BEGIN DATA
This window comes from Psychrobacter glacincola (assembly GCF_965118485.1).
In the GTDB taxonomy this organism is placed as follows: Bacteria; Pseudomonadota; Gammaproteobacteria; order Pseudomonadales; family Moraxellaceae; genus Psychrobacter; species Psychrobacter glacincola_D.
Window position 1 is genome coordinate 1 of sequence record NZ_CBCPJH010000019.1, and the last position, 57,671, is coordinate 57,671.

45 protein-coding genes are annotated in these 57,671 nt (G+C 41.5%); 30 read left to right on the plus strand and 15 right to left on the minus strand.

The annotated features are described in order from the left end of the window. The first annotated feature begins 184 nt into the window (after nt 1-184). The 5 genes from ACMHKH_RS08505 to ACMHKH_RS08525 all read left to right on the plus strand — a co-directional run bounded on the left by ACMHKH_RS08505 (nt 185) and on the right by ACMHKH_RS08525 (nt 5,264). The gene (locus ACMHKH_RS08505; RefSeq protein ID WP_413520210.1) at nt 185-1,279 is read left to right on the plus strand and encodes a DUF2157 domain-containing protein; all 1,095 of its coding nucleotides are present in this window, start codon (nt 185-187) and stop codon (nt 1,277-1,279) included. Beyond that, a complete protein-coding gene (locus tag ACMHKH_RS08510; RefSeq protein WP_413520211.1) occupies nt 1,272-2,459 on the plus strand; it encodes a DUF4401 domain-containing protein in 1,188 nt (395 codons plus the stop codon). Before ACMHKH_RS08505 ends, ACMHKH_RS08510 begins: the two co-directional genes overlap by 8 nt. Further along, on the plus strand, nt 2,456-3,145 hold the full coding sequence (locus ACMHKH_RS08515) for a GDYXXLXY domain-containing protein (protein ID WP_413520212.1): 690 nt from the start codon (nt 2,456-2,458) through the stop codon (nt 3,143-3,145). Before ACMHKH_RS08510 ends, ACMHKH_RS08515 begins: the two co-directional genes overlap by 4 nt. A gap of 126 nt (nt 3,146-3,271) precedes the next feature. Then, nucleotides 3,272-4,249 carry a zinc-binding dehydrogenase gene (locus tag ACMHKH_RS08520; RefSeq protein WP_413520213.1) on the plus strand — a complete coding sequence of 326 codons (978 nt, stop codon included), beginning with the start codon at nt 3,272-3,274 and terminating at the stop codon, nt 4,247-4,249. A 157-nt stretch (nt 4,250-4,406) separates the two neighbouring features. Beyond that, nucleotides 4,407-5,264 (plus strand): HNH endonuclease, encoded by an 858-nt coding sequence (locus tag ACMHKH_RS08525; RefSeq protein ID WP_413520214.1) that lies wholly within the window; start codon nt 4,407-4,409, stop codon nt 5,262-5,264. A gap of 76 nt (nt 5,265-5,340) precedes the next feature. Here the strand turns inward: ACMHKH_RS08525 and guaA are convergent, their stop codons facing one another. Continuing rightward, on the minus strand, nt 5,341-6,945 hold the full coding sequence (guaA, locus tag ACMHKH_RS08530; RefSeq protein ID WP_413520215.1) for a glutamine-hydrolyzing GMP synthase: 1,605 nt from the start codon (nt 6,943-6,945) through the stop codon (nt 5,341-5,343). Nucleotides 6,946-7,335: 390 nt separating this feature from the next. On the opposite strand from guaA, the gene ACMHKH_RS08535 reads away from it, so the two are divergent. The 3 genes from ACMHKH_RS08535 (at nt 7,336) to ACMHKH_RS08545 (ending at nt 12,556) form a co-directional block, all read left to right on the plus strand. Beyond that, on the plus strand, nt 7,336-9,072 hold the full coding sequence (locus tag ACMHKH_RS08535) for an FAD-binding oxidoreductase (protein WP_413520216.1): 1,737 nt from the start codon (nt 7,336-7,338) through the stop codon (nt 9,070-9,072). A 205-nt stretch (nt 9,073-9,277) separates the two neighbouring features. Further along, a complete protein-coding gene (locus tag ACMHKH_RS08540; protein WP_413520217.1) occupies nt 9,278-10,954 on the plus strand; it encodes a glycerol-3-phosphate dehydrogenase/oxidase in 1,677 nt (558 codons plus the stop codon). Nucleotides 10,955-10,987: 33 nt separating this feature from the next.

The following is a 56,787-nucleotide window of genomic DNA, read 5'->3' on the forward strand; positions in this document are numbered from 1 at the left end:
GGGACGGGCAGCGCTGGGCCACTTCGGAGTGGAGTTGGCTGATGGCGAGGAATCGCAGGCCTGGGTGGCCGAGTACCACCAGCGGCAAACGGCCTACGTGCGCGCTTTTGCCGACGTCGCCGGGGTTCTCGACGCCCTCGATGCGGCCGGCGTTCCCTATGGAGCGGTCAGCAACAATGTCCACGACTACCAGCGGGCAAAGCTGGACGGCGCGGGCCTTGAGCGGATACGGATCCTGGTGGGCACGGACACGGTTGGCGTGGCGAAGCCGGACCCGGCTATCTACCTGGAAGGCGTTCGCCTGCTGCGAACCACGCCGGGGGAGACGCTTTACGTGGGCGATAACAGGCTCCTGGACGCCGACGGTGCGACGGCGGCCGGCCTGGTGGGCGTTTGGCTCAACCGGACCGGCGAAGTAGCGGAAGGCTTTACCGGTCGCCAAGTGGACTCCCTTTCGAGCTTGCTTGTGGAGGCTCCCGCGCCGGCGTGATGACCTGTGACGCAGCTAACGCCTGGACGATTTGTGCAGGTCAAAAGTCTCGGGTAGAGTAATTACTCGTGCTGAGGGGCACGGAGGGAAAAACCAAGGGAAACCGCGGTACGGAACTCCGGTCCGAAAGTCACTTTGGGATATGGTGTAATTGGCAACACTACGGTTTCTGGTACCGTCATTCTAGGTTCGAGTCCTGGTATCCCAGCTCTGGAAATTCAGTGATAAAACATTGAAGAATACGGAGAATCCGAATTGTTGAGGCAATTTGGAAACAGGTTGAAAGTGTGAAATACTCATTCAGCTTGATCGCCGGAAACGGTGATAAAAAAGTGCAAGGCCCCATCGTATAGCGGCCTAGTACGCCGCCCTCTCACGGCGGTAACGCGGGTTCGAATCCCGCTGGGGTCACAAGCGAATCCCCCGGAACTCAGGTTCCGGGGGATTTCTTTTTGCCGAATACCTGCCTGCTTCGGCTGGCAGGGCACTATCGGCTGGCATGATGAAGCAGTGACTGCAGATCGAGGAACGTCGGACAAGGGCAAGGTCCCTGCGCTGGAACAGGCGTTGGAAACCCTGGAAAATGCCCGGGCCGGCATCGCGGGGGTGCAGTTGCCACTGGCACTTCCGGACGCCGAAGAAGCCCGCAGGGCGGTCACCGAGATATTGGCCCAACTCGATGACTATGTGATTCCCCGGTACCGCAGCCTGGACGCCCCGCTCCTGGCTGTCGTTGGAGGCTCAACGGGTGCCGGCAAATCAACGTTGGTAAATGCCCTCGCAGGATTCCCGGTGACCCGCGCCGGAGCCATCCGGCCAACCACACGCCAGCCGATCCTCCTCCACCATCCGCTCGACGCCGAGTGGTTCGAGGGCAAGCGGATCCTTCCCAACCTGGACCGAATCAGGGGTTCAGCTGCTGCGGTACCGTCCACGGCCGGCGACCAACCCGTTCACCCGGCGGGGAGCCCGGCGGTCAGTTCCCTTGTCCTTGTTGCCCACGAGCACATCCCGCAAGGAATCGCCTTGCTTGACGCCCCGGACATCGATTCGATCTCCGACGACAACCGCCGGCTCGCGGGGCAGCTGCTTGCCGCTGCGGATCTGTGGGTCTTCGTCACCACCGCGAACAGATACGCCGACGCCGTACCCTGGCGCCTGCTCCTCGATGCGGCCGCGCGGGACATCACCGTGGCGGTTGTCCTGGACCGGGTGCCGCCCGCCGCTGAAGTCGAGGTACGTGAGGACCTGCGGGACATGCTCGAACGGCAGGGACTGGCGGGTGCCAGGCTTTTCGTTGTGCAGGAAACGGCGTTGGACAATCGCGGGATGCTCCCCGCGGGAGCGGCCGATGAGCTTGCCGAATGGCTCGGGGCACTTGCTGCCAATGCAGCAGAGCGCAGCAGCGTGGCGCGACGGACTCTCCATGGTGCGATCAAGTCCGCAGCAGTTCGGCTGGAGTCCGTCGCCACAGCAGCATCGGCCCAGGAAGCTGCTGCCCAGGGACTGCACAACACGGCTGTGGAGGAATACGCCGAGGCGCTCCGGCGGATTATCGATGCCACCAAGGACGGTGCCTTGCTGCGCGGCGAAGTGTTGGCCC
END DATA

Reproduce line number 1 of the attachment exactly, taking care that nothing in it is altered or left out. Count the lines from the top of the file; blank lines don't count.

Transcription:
This window comes from Psychrobacter glacincola (assembly GCF_965118485.1).